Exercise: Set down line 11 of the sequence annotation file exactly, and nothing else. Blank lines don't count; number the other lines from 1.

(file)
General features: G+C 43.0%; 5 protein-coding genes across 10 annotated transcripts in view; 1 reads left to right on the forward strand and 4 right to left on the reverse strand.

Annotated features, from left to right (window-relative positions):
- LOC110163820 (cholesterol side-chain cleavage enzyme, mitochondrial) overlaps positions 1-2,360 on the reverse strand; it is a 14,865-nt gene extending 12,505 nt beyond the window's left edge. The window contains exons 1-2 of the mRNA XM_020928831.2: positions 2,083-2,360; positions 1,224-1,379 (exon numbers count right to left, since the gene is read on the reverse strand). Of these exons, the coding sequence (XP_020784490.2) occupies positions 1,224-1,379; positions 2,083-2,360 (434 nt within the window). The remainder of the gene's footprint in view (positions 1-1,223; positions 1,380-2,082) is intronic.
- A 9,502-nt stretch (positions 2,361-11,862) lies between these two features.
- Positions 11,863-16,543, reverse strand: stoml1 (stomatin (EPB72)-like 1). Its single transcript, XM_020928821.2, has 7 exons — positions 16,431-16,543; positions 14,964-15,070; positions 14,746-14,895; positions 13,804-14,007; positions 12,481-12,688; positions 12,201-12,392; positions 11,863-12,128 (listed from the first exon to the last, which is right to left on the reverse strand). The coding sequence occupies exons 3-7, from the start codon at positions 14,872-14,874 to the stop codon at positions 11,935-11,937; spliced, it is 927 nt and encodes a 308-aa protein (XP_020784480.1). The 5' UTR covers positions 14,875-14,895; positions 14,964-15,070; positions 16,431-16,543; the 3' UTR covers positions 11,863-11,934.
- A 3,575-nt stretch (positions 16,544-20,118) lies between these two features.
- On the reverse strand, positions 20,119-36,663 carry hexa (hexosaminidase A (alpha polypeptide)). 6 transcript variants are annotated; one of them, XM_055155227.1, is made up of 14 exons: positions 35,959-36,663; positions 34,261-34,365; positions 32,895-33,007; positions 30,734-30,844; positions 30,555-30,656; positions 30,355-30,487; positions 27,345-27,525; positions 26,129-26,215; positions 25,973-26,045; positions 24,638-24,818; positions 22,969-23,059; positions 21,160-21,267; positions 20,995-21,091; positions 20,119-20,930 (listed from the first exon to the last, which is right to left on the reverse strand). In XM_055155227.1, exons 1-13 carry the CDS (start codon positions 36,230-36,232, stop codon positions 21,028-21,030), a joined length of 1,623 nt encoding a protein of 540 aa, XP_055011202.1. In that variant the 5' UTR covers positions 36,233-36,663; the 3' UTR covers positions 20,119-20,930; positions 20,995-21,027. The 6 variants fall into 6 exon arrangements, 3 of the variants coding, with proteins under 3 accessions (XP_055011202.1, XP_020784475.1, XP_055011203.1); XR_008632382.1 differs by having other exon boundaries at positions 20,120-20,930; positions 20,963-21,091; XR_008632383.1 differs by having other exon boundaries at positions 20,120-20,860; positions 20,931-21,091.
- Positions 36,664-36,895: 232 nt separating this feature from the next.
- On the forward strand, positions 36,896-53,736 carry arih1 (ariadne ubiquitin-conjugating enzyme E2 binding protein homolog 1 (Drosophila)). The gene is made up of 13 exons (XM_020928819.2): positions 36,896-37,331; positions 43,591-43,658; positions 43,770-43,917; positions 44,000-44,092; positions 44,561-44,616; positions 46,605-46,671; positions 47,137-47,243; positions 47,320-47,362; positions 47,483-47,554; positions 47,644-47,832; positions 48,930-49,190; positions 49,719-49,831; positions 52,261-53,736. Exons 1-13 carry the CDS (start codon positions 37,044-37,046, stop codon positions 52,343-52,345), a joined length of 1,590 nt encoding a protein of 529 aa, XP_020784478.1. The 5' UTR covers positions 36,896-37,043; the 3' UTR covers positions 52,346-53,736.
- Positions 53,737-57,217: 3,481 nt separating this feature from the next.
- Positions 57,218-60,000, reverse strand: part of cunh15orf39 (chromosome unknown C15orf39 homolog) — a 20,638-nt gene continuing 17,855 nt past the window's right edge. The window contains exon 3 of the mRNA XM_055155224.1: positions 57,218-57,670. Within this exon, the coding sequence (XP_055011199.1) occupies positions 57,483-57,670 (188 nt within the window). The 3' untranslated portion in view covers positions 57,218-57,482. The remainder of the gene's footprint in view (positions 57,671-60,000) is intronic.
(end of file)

- Positions 57,218-60,000, reverse strand: part of cunh15orf39 (chromosome unknown C15orf39 homolog) — a 20,638-nt gene continuing 17,855 nt past the window's right edge. The window contains exon 3 of the mRNA XM_055155224.1: positions 57,218-57,670. Within this exon, the coding sequence (XP_055011199.1) occupies positions 57,483-57,670 (188 nt within the window). The 3' untranslated portion in view covers positions 57,218-57,482. The remainder of the gene's footprint in view (positions 57,671-60,000) is intronic.